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Xbox Series X and Xbox Series S release date and price finally revealed

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  • Xbox Series X and Xbox Series S price leaked.
  • We can confirm the Xbox Series S is $299, and the Series X is $499.
  • Xbox Series S and Xbox Series X will launch on November 10, 2020.

There have been consistent rumors about when the next generation of game consoles would launch. And now, we finally have some details of the game consoles coming from Xbox, the Xbox Series X and Xbox Series S have been leaked via a new render that has unveiled the price and other details. As of now, we know that there will be two consoles within the next-gen offerings from Microsoft, with one being a much cheaper option.

Xbox has yet to confirm these reports, leading to some reasonably advising the take these leaks with caution. According to the leaks though, things are changing soon. Both consoles will launch on November 10, 2020. Pricing for the new consoles depends on the features built into each one.

The leak happened (via Brad Sams), giving gamers and tech analysts a glimpse into the two SKUs for the platform. A custom AMD 4TF RDNA2 chipset will power the system on the lower end. This will make the cheaper Xbox Series S roughly equivalent to the Xbox One X in graphical fidelity and framerates. According to the leak, the Xbox Series S will be priced at $299. And even at that price, the included NVME drive will reduce load times and offer better visual fidelity at 1080p.

Those interested can also get an Xbox All Access financing option for both consoles. The more powerful Xbox Series X will cost $499, with a $35 per month Xbox All Access. The cheaper Series S will cost $299 baseline, and will run $25 a month via Xbox All Access.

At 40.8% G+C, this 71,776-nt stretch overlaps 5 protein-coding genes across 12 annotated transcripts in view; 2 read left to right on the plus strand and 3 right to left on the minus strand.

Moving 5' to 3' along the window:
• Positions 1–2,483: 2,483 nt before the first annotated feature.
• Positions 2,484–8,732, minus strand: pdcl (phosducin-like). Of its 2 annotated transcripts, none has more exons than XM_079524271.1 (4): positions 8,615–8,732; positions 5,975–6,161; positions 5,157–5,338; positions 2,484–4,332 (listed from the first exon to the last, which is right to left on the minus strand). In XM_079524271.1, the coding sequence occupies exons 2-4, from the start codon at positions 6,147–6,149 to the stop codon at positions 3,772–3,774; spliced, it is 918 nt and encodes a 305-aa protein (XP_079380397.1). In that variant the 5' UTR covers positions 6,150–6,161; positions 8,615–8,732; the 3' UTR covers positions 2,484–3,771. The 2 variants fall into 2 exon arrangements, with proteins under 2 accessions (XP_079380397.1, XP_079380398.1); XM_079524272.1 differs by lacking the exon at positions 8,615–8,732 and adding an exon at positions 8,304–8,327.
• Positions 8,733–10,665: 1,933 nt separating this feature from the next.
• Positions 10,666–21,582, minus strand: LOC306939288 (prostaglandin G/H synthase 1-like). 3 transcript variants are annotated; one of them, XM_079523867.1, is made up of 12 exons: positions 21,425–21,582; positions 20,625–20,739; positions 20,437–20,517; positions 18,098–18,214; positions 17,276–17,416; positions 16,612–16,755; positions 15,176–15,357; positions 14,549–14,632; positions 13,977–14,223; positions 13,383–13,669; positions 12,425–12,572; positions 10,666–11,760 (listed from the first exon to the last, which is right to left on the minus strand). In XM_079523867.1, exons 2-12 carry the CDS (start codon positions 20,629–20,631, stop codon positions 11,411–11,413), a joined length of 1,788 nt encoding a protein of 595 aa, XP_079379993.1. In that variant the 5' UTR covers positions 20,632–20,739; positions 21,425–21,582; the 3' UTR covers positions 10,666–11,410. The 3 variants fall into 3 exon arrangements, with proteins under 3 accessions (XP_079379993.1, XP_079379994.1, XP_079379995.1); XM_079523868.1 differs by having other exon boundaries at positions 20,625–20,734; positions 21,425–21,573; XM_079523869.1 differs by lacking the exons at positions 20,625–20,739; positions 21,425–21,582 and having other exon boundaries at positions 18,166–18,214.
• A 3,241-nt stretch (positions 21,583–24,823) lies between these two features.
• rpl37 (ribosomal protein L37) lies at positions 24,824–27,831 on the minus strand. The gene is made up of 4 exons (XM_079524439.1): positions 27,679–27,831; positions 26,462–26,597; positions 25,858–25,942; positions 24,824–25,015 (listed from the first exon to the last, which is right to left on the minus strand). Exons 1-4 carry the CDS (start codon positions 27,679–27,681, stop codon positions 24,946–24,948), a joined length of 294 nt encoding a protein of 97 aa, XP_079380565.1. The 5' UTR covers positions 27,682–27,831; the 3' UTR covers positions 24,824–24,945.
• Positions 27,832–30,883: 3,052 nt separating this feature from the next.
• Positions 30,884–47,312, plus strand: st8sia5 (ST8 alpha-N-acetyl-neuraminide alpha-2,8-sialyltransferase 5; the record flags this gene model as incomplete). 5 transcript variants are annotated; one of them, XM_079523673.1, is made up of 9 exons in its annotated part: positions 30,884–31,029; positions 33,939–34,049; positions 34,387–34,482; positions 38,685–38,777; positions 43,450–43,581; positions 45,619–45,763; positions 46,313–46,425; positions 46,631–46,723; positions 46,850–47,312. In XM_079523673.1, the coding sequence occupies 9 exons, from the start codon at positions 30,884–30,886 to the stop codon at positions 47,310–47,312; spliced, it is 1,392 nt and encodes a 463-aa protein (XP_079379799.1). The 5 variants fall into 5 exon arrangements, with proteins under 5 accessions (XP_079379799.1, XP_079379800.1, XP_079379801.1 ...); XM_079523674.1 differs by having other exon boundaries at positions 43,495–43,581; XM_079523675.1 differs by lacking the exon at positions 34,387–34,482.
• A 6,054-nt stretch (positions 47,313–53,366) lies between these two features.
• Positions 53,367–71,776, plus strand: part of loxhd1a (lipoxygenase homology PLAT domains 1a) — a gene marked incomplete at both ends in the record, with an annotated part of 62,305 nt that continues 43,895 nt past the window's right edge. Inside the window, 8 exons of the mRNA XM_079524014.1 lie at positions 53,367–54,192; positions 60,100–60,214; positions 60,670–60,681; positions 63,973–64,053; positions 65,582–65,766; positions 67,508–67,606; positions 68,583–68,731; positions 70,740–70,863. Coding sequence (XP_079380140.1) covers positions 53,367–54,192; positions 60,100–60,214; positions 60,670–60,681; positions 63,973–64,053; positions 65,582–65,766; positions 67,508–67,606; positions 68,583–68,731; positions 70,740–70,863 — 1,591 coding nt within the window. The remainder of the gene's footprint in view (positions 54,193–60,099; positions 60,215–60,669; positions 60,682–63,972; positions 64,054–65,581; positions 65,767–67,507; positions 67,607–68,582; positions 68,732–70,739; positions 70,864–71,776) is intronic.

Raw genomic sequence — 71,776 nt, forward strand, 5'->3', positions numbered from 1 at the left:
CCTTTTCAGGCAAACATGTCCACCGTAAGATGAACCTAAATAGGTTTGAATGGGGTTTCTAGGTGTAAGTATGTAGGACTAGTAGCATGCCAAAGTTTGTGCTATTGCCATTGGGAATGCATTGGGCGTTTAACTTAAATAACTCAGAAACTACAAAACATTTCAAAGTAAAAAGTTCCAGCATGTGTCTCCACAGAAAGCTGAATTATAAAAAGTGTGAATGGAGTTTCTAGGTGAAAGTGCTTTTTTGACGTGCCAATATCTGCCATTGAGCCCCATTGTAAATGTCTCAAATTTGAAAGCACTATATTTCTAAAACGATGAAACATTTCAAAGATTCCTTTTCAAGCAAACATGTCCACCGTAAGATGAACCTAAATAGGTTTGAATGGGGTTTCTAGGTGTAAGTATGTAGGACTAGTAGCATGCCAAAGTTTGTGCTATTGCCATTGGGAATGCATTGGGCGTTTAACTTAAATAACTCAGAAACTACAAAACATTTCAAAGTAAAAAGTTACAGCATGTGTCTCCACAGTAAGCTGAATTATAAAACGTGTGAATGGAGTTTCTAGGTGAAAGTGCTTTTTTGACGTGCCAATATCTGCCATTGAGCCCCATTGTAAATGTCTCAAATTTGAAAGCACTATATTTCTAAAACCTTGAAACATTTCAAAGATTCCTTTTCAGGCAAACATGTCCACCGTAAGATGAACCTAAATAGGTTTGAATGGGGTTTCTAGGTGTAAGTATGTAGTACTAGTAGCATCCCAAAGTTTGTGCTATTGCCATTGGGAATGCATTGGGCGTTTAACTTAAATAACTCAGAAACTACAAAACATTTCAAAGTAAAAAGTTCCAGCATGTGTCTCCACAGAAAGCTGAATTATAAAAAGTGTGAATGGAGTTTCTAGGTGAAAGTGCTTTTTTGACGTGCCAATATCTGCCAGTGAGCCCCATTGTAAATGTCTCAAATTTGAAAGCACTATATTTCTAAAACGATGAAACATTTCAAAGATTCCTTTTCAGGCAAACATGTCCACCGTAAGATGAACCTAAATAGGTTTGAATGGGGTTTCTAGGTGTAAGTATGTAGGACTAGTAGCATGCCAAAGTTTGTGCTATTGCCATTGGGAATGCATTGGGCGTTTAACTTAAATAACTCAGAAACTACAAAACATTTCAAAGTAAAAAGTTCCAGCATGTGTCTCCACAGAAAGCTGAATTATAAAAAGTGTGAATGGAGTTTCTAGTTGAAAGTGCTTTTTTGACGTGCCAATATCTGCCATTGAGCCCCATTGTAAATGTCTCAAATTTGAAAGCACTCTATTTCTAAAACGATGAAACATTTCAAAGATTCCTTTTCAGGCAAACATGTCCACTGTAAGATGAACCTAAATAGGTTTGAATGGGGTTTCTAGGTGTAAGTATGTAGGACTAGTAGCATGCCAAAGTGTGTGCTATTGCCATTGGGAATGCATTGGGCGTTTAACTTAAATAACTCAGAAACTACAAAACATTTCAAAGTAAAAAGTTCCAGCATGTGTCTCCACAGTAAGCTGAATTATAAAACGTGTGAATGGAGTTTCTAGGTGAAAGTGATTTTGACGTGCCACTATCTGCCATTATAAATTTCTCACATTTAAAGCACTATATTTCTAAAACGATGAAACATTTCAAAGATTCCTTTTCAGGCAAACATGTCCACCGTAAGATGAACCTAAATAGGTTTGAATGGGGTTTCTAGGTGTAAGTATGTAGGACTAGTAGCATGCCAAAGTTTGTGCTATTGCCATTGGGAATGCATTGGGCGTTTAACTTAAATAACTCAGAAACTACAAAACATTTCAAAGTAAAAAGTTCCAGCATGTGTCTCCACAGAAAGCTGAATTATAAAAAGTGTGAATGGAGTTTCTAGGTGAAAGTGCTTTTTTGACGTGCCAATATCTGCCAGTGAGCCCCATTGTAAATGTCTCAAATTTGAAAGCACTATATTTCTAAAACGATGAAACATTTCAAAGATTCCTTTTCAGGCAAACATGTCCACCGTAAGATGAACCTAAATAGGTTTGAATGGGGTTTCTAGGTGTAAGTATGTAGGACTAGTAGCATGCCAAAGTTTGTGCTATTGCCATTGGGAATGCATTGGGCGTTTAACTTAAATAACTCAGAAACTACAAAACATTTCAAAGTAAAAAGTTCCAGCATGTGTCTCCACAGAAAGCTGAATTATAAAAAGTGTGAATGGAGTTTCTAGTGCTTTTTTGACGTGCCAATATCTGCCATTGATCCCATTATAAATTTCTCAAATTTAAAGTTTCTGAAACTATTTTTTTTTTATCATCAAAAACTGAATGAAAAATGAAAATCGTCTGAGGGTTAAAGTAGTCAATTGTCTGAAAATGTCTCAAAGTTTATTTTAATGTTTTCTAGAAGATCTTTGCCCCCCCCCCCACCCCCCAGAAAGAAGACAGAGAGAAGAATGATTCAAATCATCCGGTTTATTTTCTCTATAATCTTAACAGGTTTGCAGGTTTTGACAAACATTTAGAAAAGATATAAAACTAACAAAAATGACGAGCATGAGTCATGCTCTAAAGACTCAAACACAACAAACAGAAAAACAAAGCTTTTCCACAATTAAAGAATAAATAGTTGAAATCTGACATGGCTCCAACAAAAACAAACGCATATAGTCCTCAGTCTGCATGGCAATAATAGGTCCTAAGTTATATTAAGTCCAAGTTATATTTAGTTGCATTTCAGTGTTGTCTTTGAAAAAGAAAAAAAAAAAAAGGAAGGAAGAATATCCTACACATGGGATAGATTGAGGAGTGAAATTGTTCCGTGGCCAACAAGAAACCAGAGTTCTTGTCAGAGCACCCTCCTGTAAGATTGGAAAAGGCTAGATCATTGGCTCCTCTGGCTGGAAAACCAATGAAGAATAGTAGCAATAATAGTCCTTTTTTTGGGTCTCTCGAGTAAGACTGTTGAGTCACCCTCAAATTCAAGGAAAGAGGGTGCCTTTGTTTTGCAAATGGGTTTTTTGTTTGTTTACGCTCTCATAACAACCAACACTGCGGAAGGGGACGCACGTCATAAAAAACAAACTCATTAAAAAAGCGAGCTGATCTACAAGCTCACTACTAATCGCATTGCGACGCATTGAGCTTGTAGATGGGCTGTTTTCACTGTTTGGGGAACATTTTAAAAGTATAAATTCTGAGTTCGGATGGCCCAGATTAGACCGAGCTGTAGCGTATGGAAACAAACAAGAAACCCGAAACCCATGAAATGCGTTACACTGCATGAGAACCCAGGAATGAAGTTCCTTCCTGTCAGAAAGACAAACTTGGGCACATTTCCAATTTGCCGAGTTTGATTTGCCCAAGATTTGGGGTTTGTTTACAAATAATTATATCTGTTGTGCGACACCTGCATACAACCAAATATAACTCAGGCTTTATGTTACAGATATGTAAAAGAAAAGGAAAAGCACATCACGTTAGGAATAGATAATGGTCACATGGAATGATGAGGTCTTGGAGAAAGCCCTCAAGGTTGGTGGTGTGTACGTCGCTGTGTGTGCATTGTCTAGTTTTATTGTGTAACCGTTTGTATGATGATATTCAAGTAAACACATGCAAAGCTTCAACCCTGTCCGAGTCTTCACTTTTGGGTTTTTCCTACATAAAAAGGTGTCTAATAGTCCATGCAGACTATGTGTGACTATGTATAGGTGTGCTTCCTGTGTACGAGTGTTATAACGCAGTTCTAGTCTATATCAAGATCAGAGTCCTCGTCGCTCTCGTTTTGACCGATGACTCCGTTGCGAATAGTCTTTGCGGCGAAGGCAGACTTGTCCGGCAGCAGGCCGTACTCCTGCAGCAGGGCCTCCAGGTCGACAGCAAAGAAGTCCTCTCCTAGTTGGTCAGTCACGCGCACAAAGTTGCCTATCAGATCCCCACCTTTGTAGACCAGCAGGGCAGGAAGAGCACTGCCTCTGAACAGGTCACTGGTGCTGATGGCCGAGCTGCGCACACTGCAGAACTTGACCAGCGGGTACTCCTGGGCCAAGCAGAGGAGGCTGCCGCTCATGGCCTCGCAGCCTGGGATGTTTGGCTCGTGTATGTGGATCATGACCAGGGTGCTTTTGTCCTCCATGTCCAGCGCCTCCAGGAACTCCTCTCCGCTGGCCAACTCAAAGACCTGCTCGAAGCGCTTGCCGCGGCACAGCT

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The more powerful option is a serious tech upgrade for any gamer, PC or console. The Xbox Series X features a total 12 teraflops and will be able to support 4K resolutions at 60 FPS. Some games will run at a 30 FPS mode at that resolution. So in essence, it has a similar setup to the Xbox One X and its performance versus quality modes. You could even see some games running up to 120 FPS.

There is a pretty interesting trend developing here. it’s clear that the console is being sold as a loss-leader, meaning it’s only going to get cheaper as time goes on. PC gamers are reporting that it may be hard to deliver the same level of performance for a comparative price. And with the addition of xCloud making things more interesting, Sony may be pushed onto the back foot here. PC gaming isn’t too impacted though, as most hardcore gamers have higher budgets than $500. The value proposition here is getting very mixed.

Microsoft will push Xbox All Access financing far more broadly than it did this gen, which was seen as a bit of a pilot program. We’re expecting Xbox All Access to roll out to far more markets than it did previously, and we also expect the Xbox Series consoles to gun for a global simultaneous launch in all existing Xbox markets, rather than the slow rollout we saw for the Xbox One in 2013.

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